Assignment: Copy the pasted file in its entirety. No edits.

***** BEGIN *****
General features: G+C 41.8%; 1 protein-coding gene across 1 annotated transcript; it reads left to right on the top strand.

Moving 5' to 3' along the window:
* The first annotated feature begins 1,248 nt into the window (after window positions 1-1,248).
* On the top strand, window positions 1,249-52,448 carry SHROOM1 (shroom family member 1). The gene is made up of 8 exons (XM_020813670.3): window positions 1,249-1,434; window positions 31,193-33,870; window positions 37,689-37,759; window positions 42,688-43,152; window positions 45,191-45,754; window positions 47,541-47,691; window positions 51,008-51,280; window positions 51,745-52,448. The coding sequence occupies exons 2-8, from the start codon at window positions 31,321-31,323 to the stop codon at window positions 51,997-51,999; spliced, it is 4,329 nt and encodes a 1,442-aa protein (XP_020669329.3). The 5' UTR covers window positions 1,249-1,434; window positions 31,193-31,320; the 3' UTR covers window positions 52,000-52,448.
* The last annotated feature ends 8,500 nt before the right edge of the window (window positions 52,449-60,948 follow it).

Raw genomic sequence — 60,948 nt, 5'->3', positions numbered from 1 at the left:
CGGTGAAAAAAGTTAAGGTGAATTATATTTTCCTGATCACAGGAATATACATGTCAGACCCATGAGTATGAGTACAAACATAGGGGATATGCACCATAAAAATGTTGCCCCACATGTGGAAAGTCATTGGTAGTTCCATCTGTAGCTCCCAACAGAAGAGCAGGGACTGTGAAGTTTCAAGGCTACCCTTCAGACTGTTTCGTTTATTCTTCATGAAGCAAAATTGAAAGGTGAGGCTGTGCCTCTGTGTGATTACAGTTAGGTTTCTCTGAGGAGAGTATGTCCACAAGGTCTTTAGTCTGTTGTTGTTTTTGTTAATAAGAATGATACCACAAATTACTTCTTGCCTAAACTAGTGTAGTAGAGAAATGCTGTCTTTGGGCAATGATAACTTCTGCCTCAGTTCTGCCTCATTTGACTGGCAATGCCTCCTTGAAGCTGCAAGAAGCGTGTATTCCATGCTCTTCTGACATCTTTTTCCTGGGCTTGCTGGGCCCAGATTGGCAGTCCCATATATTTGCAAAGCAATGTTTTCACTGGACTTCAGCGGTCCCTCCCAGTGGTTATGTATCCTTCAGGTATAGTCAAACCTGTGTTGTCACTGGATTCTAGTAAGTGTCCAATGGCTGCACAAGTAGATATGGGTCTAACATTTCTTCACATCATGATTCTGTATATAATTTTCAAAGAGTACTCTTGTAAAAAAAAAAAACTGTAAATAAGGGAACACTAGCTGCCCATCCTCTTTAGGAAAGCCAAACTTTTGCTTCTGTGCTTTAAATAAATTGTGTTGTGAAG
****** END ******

General features: G+C 41.8%; 1 protein-coding gene across 1 annotated transcript; it reads left to right on the top strand.

Moving 5' to 3' along the window:
* The first annotated feature begins 1,248 nt into the window (after window positions 1-1,248).
* On the top strand, window positions 1,249-52,448 carry SHROOM1 (shroom family member 1). The gene is made up of 8 exons (XM_020813670.3): window positions 1,249-1,434; window positions 31,193-33,870; window positions 37,689-37,759; window positions 42,688-43,152; window positions 45,191-45,754; window positions 47,541-47,691; window positions 51,008-51,280; window positions 51,745-52,448. The coding sequence occupies exons 2-8, from the start codon at window positions 31,321-31,323 to the stop codon at window positions 51,997-51,999; spliced, it is 4,329 nt and encodes a 1,442-aa protein (XP_020669329.3). The 5' UTR covers window positions 1,249-1,434; window positions 31,193-31,320; the 3' UTR covers window positions 52,000-52,448.
* The last annotated feature ends 8,500 nt before the right edge of the window (window positions 52,449-60,948 follow it).

Raw genomic sequence — 60,948 nt, 5'->3', positions numbered from 1 at the left:
CGGTGAAAAAAGTTAAGGTGAATTATATTTTCCTGATCACAGGAATATACATGTCAGACCCATGAGTATGAGTACAAACATAGGGGATATGCACCATAAAAATGTTGCCCCACATGTGGAAAGTCATTGGTAGTTCCATCTGTAGCTCCCAACAGAAGAGCAGGGACTGTGAAGTTTCAAGGCTACCCTTCAGACTGTTTCGTTTATTCTTCATGAAGCAAAATTGAAAGGTGAGGCTGTGCCTCTGTGTGATTACAGTTAGGTTTCTCTGAGGAGAGTATGTCCACAAGGTCTTTAGTCTGTTGTTGTTTTTGTTAATAAGAATGATACCACAAATTACTTCTTGCCTAAACTAGTGTAGTAGAGAAATGCTGTCTTTGGGCAATGATAACTTCTGCCTCAGTTCTGCCTCATTTGACTGGCAATGCCTCCTTGAAGCTGCAAGAAGCGTGTATTCCATGCTCTTCTGACATCTTTTTCCTGGGCTTGCTGGGCCCAGATTGGCAGTCCCATATATTTGCAAAGCAATGTTTTCACTGGACTTCAGCGGTCCCTCCCAGTGGTTATGTATCCTTCAGGTATAGTCAAACCTGTGTTGTCACTGGATTCTAGTAAGTGTCCAATGGCTGCACAAGTAGATATGGGTCTAACATTTCTTCACATCATGATTCTGTATATAATTTTCAAAGAGTACTCTTGTAAAAAAAAAAAACTGTAAATAAGGGAACACTAGCTGCCCATCCTCTTTAGGAAAGCCAAACTTTTGCTTCTGTGCTTTAAATAAATTGTGTTGTGAAG